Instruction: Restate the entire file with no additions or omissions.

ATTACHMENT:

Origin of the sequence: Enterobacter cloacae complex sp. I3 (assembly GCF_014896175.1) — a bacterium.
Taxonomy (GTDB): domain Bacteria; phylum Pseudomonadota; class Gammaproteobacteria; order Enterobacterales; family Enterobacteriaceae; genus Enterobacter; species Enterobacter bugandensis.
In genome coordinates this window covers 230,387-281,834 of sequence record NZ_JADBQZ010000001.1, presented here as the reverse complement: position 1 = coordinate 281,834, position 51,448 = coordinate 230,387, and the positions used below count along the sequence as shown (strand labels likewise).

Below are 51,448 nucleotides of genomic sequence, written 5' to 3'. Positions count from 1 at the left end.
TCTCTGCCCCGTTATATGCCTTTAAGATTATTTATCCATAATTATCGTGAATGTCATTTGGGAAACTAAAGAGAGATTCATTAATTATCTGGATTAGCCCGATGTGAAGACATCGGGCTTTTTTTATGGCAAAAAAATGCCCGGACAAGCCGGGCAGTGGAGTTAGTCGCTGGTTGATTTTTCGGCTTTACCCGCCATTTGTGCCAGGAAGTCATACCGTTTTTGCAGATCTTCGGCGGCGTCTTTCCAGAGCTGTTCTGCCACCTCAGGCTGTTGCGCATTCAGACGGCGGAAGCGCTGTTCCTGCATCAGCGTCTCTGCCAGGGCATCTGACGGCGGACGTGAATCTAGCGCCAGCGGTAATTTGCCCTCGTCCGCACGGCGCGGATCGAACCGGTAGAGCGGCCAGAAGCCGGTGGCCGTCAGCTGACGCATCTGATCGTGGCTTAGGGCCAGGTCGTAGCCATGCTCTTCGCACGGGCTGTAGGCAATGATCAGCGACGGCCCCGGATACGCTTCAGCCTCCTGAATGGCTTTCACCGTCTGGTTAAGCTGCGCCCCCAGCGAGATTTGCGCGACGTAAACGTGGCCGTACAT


Origin of the sequence: Enterobacter cloacae complex sp. I3 (assembly GCF_014896175.1) — a bacterium.
Taxonomy (GTDB): domain Bacteria; phylum Pseudomonadota; class Gammaproteobacteria; order Enterobacterales; family Enterobacteriaceae; genus Enterobacter; species Enterobacter bugandensis.
In genome coordinates this window covers 230,387-281,834 of sequence record NZ_JADBQZ010000001.1, presented here as the reverse complement: position 1 = coordinate 281,834, position 51,448 = coordinate 230,387, and the positions used below count along the sequence as shown (strand labels likewise).

Below are 51,448 nucleotides of genomic sequence, written 5' to 3'. Positions count from 1 at the left end.
TCTCTGCCCCGTTATATGCCTTTAAGATTATTTATCCATAATTATCGTGAATGTCATTTGGGAAACTAAAGAGAGATTCATTAATTATCTGGATTAGCCCGATGTGAAGACATCGGGCTTTTTTTATGGCAAAAAAATGCCCGGACAAGCCGGGCAGTGGAGTTAGTCGCTGGTTGATTTTTCGGCTTTACCCGCCATTTGTGCCAGGAAGTCATACCGTTTTTGCAGATCTTCGGCGGCGTCTTTCCAGAGCTGTTCTGCCACCTCAGGCTGTTGCGCATTCAGACGGCGGAAGCGCTGTTCCTGCATCAGCGTCTCTGCCAGGGCATCTGACGGCGGACGTGAATCTAGCGCCAGCGGTAATTTGCCCTCGTCCGCACGGCGCGGATCGAACCGGTAGAGCGGCCAGAAGCCGGTGGCCGTCAGCTGACGCATCTGATCGTGGCTTAGGGCCAGGTCGTAGCCATGCTCTTCGCACGGGCTGTAGGCAATGATCAGCGACGGCCCCGGATACGCTTCAGCCTCCTGAATGGCTTTCACCGTCTGGTTAAGCTGCGCCCCCAGCGAGATTTGCGCGACGTAAACGTGGCCGTACAT